A step at a time

 

I hate being slow. Slow means that there are other things I’m not doing because I’m taking so long over something else. It means incompetent; lesser than.

For all the years I’ve had depression (diagnosed for nine – but more than that) I’ve gotten on with work apace. I’ve got lots done, I was ahead of my career-stage, on top of things, competent. Even when things were bad, I could still escape to my work.

But now I have slowed. I can’t escape into work. Work is a source of emotional rubbish – there are too many echoes of my past (and present) around it. My progress has snailed along, step-by-step, day-by-day. Very little has been achieved all summer. People say that this is OK, because I am unwell. I do not believe them.

This hate of being slow comes, I think, from being slower physically as a child – always last of my peers, often left behind. I could do things, but they used to take much longer to do with one hand. At home, because I took too long, everything was done for me, even though I could to it. Being slow was bad.

Me, just walking -  August 1985

Me, just starting to walk –
August 1985

I am super time-conscious. I hate the thought that anyone is waiting for me, getting impatient with me. So I do things as quickly as I can. My driving instructor picked up on this. When I was learning how to do a three-point turn in the road, and a car approached, waiting to come through, I wanted to give up – but he very firmly told me that even if it was the Queen waiting with the Pope on his pope-mobil, it was my right of way, and I was going to complete the manoeuvre. So tough.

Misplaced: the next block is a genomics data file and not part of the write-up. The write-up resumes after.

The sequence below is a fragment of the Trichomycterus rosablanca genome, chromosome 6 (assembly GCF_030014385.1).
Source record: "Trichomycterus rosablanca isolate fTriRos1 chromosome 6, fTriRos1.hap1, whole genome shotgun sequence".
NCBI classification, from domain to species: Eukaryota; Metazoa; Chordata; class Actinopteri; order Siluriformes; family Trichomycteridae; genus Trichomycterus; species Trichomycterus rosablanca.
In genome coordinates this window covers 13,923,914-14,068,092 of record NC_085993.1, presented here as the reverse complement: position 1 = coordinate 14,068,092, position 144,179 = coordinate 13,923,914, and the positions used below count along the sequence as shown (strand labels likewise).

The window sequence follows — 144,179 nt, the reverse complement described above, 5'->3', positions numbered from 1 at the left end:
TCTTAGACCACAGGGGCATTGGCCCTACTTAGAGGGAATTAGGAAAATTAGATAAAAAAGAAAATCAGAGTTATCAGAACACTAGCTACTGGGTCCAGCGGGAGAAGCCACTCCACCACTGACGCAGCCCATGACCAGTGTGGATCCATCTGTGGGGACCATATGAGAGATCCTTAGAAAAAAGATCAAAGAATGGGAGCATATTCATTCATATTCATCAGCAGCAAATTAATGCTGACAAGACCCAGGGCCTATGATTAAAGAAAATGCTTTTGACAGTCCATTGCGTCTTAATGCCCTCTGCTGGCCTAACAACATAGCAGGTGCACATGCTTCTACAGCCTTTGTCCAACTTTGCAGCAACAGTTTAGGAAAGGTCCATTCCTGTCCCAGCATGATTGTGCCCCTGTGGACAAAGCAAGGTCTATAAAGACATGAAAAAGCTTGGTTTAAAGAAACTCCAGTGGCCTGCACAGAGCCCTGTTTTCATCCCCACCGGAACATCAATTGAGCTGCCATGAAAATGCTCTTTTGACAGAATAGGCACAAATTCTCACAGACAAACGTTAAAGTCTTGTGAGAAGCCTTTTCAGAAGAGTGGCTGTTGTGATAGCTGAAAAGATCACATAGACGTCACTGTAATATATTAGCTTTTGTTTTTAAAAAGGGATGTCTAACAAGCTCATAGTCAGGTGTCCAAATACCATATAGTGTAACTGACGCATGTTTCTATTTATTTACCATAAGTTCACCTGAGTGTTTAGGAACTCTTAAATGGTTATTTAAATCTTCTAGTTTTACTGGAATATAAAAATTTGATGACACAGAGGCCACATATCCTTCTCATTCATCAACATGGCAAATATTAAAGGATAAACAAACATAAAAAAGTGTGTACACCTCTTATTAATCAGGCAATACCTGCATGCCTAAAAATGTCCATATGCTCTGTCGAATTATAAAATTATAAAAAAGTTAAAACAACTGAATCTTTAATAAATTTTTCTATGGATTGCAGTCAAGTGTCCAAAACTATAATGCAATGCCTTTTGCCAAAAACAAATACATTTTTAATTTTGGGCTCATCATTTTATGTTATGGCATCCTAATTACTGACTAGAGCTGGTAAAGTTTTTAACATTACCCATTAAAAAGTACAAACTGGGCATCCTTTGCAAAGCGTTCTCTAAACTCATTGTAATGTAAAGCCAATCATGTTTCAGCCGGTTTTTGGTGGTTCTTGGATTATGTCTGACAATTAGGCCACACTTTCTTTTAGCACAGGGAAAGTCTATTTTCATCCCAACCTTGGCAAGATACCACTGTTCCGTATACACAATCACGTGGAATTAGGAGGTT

And now, I have to slow physically as well. I have an ankle-foot  orthosis, that is correcting my gait, stopping me from walking so fast; I am quite literally taking a step at a time. If I try to move faster, my leg locks, and I unbalance and trip. A corridor is taking minutes rather than seconds. I am having to learn to walk again. Undo twenty-nine years of walking unhelpfully. In the long run (ha!) this will be a good thing. But I want to go faster, faster, faster.

Yet, I am being told, in no uncertain terms, to slow down. God is telling me to slow down. I hear the message, but I can’t accept that being slow is OK. So I am resisting. The resistance is causing pain, emotionally and physically, and you’d think I would have learnt by now that God’s way is the best way. But I’m just not quick enough for that.

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